New Federal Requirements Could Help Reduce Heat Loss, Gain Through Windows

Recent code changes could mean more opportunities for high-performance, energy-efficient glazing products in federal buildings.

The U.S. Department of Energy (DOE) released updated building energy code requirements for federal buildings that aim to save taxpayer dollars as the cost of fuel and electricity skyrocket across the country.

The new codes and standards will save more than $15 billion in net costs over the next 30 years, per the DOE. The requirements will take effect in April 2023.

Recent code changes could mean more opportunities for high-performance, energy-efficient glazing products in federal buildings.

According to the Federal Register, “In creating the 2018 International Energy Conservation Code (IECC), the International Code Council (ICC) processed 47 approved code change proposals to the 2015 IECC. A total of 14 of these changes were found to have a direct impact on energy use and the other 33 changes were administrative or had an impact on non-energy portions of the code. DOE found that changes resulting in decreased energy use outweigh any changes expected to result in increased energy use in residential buildings.”

Of the 47 total changes, 11 were expected to decrease energy use. Lower fenestration U-factors in climate zones 3-8 were among the 11 changes. This change reduces heat loss and gain through doors and windows in six of the eight IECC climate zones, according to the Federal Register.

“The administration is leading by example to cut energy use and reduce its carbon footprint by adopting the latest building standards that drive down operating costs and therefore save taxpayer dollars,” says Jennifer M. Granholm, the U.S. secretary of energy. “… The DOE is reiterating our commitment to reaching net zero carbon emissions, improving our air quality and keeping more money in the pockets of families across the country.”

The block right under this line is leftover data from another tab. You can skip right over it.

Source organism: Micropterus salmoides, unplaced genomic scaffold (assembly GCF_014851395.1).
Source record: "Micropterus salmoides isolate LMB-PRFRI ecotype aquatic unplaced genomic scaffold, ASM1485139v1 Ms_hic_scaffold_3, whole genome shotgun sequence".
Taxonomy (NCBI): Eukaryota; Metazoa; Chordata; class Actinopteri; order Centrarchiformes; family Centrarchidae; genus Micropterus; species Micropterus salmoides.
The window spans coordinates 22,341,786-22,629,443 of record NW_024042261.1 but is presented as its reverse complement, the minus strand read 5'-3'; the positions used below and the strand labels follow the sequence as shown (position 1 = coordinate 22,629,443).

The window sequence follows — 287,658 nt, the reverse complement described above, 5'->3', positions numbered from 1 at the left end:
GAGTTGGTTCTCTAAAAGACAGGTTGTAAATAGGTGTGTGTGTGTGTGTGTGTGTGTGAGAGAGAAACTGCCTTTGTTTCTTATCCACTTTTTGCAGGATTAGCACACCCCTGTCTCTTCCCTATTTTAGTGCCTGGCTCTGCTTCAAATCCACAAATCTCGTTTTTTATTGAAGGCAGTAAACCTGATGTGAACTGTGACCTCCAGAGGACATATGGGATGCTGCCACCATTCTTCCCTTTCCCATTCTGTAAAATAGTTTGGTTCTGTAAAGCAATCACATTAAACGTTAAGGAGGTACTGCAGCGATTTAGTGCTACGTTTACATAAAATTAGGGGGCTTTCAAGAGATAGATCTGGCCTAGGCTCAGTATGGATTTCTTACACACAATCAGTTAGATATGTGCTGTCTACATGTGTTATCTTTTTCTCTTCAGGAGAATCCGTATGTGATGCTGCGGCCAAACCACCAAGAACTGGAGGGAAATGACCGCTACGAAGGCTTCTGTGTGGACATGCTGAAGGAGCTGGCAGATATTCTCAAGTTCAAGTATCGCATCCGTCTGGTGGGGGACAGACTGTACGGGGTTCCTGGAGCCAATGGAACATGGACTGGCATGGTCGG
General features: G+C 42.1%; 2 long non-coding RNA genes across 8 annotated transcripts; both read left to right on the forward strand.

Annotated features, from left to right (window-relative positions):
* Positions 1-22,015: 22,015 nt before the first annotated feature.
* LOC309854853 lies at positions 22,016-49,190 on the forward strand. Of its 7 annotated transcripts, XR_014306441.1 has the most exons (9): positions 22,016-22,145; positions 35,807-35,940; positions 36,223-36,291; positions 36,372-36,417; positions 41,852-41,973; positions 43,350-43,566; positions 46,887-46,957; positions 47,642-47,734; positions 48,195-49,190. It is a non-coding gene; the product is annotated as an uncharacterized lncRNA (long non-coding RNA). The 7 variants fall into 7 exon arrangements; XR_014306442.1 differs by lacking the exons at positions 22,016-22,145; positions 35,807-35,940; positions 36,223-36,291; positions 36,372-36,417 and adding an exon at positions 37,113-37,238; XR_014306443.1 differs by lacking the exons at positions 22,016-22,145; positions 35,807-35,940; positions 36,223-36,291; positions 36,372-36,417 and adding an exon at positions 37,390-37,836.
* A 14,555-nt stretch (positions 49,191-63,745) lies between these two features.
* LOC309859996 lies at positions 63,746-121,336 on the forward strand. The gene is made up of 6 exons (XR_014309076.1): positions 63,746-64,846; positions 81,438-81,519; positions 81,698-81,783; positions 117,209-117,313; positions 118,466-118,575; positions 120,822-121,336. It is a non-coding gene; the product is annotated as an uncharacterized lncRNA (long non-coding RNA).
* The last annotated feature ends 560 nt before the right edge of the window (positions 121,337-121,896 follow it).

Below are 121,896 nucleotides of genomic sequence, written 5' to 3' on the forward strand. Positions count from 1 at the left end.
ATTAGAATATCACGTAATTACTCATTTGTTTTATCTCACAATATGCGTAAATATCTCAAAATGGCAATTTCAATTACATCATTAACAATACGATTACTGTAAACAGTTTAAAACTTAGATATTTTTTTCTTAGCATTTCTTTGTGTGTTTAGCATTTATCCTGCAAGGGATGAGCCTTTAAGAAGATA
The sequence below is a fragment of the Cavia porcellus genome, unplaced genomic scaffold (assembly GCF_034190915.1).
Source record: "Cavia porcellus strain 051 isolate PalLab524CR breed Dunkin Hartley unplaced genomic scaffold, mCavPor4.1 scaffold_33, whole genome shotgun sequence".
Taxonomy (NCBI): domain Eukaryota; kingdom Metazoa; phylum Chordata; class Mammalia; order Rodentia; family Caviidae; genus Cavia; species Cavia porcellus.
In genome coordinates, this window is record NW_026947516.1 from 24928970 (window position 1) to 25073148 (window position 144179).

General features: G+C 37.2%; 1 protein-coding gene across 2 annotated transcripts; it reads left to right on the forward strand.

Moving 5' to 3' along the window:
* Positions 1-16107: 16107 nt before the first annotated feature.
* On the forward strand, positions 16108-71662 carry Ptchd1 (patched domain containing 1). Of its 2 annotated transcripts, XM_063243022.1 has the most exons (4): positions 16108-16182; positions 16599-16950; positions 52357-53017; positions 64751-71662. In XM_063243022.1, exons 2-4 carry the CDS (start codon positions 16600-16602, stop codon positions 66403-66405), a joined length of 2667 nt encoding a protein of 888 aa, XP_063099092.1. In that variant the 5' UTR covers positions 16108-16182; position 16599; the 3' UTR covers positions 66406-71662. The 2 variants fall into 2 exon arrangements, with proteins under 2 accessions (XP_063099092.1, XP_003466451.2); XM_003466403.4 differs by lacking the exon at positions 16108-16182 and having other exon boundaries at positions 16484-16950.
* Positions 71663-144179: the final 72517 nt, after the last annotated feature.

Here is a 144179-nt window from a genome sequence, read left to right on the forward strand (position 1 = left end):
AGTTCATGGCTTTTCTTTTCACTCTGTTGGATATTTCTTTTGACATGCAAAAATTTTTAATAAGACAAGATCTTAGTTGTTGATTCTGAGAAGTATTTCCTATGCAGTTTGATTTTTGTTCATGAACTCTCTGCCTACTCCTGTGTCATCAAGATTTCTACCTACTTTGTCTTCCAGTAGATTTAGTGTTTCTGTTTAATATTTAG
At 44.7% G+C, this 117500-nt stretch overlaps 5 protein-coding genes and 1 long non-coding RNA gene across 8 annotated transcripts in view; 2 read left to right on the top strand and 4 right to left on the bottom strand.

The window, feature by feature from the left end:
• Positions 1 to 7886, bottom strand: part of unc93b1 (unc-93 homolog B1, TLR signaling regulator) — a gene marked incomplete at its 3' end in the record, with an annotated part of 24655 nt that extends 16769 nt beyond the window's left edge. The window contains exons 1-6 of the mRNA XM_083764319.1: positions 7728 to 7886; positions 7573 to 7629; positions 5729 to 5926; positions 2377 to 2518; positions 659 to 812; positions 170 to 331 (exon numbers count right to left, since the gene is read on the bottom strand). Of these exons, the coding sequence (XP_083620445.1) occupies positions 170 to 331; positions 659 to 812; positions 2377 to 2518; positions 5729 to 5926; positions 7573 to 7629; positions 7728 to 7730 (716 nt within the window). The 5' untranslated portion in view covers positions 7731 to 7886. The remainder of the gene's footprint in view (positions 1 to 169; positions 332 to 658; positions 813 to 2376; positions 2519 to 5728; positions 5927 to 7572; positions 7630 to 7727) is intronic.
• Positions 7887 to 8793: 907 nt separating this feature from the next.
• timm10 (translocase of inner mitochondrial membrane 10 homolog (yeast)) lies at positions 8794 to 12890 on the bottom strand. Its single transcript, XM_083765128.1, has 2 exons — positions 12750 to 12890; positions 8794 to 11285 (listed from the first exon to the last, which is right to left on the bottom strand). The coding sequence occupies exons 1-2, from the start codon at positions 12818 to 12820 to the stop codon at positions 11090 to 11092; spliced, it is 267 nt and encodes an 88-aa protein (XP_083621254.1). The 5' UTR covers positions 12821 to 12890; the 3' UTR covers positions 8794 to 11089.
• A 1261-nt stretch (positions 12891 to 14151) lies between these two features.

The DOE states that new federal buildings along with major retrofits constructed by the federal government must comply with the ICC’s 2021 IECC and the 2019 American Society of Heating, Refrigerating and Air Conditioning Engineers Standard 90.1 building energy codes. This measure alone will save $4.2 million in operating costs within the first year of implementation, according to the DOE

“As the determination to improve energy efficiency and reduce greenhouse gases rises in communities around the world, the Code Council is committed to furthering the advancements of the IECC to aid in the process,” says Dominic Sims, Code Council CEO. “We look forward to continued work with the DOE and will ensure our codes and standards meet the needs of those wishing to advance their energy efficiency goals in a responsible way.”

The implementation of the latest IECC building energy codes by states would result in $3.24 billion in annual energy cost savings for consumers. Residential buildings that meet the 2021 IECC, including those constructed by the federal government, as compared with buildings meeting the 2018 IECC, would result in national site-energy savings of approximately 9%, source-energy savings of nearly 9% and energy-cost savings of more than 8%.

U.S. federal buildings include civic institutions such as courthouses, city halls and military bases, as well as other government-run facilities such as offices, hospitals and warehouses.

The news comes as warmer temperatures settle in throughout the country. An analysis of temperature trends by Climate Control found that 16 U.S. cities are at risk of having summer temperatures on par with locations in the Middle East by the end of the century.

Researchers analyzed temperature data from 1990 to 2020 to determine present-day normal temperatures and looked at 20 different projections of temperatures this century under different climate change scenarios. The researchers then compared the status quo to a scenario where the planet-warming emissions are not radically reduced. As a result, the study estimated that the global average temperature rose by about 3.6 Celsius (38 degrees) by the end of the century if meaningful mitigation steps were not taken.

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